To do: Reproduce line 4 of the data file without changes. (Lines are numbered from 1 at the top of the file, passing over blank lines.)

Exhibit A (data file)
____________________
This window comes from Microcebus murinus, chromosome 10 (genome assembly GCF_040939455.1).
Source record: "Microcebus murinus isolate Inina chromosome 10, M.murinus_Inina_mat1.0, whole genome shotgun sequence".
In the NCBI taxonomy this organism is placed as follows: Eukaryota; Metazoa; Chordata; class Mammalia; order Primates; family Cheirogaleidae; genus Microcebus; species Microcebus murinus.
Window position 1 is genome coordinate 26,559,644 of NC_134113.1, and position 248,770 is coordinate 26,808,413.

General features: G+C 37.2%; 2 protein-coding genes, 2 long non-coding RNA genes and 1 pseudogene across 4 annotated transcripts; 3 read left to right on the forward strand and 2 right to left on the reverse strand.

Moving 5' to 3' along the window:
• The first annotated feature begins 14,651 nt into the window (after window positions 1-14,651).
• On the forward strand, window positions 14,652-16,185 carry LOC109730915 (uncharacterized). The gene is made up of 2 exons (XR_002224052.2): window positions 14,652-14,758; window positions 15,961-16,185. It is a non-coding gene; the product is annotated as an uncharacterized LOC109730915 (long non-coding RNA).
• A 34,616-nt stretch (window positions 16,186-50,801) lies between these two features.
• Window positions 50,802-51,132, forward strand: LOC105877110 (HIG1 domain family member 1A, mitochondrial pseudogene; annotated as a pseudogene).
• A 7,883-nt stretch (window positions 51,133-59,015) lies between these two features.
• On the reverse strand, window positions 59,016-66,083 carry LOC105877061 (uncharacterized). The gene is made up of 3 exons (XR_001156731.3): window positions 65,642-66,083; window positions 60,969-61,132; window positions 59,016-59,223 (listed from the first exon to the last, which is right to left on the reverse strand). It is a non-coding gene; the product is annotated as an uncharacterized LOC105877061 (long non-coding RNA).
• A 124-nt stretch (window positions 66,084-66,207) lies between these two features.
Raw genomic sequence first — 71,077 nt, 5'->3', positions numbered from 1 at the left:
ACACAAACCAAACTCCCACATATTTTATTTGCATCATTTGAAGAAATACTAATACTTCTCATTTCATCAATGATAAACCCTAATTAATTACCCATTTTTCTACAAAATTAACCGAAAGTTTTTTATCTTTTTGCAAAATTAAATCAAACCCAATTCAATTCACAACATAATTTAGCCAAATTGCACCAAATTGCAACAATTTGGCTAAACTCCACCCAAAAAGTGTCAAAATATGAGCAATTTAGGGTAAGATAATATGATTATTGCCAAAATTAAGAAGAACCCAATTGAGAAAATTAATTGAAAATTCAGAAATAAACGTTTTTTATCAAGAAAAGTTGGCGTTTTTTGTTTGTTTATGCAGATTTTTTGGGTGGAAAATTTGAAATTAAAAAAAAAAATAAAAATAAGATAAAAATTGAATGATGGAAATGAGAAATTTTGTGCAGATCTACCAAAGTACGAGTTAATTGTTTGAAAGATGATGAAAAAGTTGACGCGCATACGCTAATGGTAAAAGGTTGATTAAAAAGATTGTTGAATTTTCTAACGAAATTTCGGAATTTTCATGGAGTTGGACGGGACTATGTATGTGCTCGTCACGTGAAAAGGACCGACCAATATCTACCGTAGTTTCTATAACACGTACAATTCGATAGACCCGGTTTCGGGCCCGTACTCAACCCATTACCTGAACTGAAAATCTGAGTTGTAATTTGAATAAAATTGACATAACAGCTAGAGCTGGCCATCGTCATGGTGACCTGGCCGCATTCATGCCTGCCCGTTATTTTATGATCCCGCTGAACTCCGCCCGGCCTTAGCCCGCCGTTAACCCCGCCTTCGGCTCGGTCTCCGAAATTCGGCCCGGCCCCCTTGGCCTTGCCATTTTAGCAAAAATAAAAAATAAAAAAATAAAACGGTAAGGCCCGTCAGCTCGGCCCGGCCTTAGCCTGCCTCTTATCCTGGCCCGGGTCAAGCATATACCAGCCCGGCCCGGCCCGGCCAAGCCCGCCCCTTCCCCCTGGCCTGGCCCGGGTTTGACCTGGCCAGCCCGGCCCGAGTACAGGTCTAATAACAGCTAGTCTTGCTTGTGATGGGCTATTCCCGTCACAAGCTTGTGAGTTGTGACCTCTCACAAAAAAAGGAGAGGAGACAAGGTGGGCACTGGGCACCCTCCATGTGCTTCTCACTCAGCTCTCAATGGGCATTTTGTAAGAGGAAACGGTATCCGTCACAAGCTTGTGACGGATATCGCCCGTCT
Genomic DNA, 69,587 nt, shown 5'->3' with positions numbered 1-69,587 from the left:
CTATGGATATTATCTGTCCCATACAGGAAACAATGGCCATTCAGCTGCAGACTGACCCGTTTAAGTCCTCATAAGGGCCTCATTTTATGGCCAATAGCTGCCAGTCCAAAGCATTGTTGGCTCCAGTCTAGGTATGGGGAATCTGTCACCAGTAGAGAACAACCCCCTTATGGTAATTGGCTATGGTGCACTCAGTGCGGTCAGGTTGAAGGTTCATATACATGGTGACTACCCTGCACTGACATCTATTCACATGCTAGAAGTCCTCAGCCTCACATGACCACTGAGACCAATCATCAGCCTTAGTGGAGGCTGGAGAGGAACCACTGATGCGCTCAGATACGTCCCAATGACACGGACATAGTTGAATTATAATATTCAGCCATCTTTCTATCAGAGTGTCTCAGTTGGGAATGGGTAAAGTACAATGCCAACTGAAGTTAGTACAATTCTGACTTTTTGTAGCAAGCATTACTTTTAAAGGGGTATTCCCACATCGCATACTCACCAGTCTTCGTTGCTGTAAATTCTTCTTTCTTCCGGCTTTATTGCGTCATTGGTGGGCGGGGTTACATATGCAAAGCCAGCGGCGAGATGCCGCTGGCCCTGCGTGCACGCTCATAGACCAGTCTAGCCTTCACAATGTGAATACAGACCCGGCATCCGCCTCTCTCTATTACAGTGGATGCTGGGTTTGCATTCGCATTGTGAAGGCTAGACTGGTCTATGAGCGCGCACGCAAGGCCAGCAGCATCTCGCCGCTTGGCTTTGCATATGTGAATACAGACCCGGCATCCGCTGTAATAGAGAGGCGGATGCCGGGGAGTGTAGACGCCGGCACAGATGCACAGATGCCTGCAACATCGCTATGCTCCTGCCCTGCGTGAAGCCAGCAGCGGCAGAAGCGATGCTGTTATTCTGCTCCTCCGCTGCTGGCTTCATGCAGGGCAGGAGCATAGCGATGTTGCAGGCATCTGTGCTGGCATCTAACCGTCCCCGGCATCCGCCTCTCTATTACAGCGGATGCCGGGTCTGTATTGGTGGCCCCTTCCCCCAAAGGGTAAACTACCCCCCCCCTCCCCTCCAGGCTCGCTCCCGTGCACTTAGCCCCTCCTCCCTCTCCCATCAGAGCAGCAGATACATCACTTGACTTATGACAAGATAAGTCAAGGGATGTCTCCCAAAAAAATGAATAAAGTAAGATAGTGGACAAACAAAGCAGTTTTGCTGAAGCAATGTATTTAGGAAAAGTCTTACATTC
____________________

Window position 1 is genome coordinate 26,559,644 of NC_134113.1, and position 248,770 is coordinate 26,808,413.